Redbridge SERC

Down’s Syndrome


Down's Syndrome is a genetic condition known as trisomy, where a person inherits an extra copy of one chromosome.

People with Down's Syndrome have three copies of chromosome 21 rather than 2.

This additional genetic material changes the balance of the body and this can impact upon physical and cognitive characteristics.

Fact sheets

Training / Help

Further help and support can be obtained from:

  • Early Years Assessment Service
  • Hatton Outreach Service
  • Little Heath Outreach Service
  • SALT
  • Physiotherapy
  • Occupational therapy
  • Newbridge Outreach - motor needs
  • SERC- ICT support


Screenshot for video: Sofia Sanchez - I can do anything !

Sofia Sanchez - I can do anything !

Sofia Sanchez, who has Downs Syndrome has an inspirational message – good to share in Assembly

Screenshot for video: Tomcat adapted trikes

Tomcat adapted trikes

Tomcat Trikes in action

Screenshot for video: Audrey Wagnon

Audrey Wagnon

Audrey Wagnon, Self-advocate on Down syndrome.

Learning Aids

Twinkl Website great resources

Twinkl Website great resources

Available from: Twinkl resources

Highly recommended This is a great site with great clear resources for Literacy, Numeracy, Assessment, Language, Rewards, Visual timetable, Curriculum areas


The Football Association

The Football Association

This illustration shows an Inclusive Football Match. If you are interested to include your son/daughter contact Jeff Davis, telling him your child's needs, via email or telephone with your name, details and local area and he will put you…
Full Size image

Source: Essex

Frequently Asked Questions

  • What are the physical characteristics of students who have Downs Syndrome?

    Characteristics of Down’s Syndrome

    • Flat facial profile
    • Eyes that slant upwards
    • Flat back of the head
    • Short broad hands with a single crease across the palm
    • Protruding tongue
    • Shorter than average population
  • Are babies with Down's Syndrome always born to older mothers?

    The chance of having a Down’s Syndrome baby increases with the age of the mother, especially over the age of 35.

    However many Down's Syndrome babies are born to younger mothers too.

  • How common is Down's Syndrome?

    It is not known why this abnormality occurs, but it affects @ 1 in 1,000 babies born in the UK, which is roughly 750 babies each year.

    It is one of the most common causes of learning disability.

  • Is there more than one type of Down's Syndrome?

    There are three types of this condition:

    • Regular trisomy 21

    All the cells have an extra chromosome 21.

    94 % of people with Down’s Syndrome have this type.

    • Translocation

    The extra chromosome 21 material is attached to another chromosome. This accounts for 4% of cases.

    • Mosaic

    Only some of the cells have an extra chromsome21, resulting in milder features.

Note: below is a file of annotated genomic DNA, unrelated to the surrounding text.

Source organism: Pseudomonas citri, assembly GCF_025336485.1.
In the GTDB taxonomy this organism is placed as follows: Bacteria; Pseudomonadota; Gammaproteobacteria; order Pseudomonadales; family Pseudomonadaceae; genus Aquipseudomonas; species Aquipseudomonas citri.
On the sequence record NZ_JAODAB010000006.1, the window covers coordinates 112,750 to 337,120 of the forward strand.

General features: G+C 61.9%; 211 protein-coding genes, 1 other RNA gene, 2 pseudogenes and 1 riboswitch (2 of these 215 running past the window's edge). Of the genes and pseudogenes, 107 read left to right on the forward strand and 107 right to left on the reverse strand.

Family Resources

Whizz Kids


Whizz-Kidz is a charity aiming to provide disabled children and young customised mobility equipment, training, advice and life skills.

This Charity provides equipment to children that is not available on the NHS. They also run Wheelchair training courses/ Mobility centres in Dagenham and Havering.

Downsyndrome extra 21- Highly recommended

0208 505 4258 Evette Saffron (Redbridge contact)
.(JavaScript must be enabled to view this email address)

Contact a family


A UK wide charity providing advice, information and support to parents of all disabled children. 

Outreach Services

Hatton Outreach Service

020 8551 4131
.(JavaScript must be enabled to view this email address)

This specialist outreach support and consultancy service provides support for individual pupils in mainstream primary schools.

The outreach service works with pupils who have a range of significant language, social and learning needs.

Some pupils may have a statement of special educational needs, while others will have significant needs and working at school action plus.

Occupational Therapy

020 8924 6111

The Occupational Therapy Team are now based at Redbridge Child Development Centre (0 -19yrs), previously known as The Kenwood Centre in Barkingside.

Early Years Advisory and Support Services ( EYASS)

0208 478 8882

Age range of pupils they support: 3- 5 yrs

Students they support: The Early Years Advisory and Support Service (EYASS) support children with complex special needs within their school nursery or reception class.

The service can offer support in the following ways:

  • support for children at Early Years Action Plus stage
  • support for children undergoing Statutory Assessment
  • monitoring and advice to schools

How can pupils get referred to this service ? Pupils must be referred to this service from the Pre School Liaison Group via the Educational Psychology Service.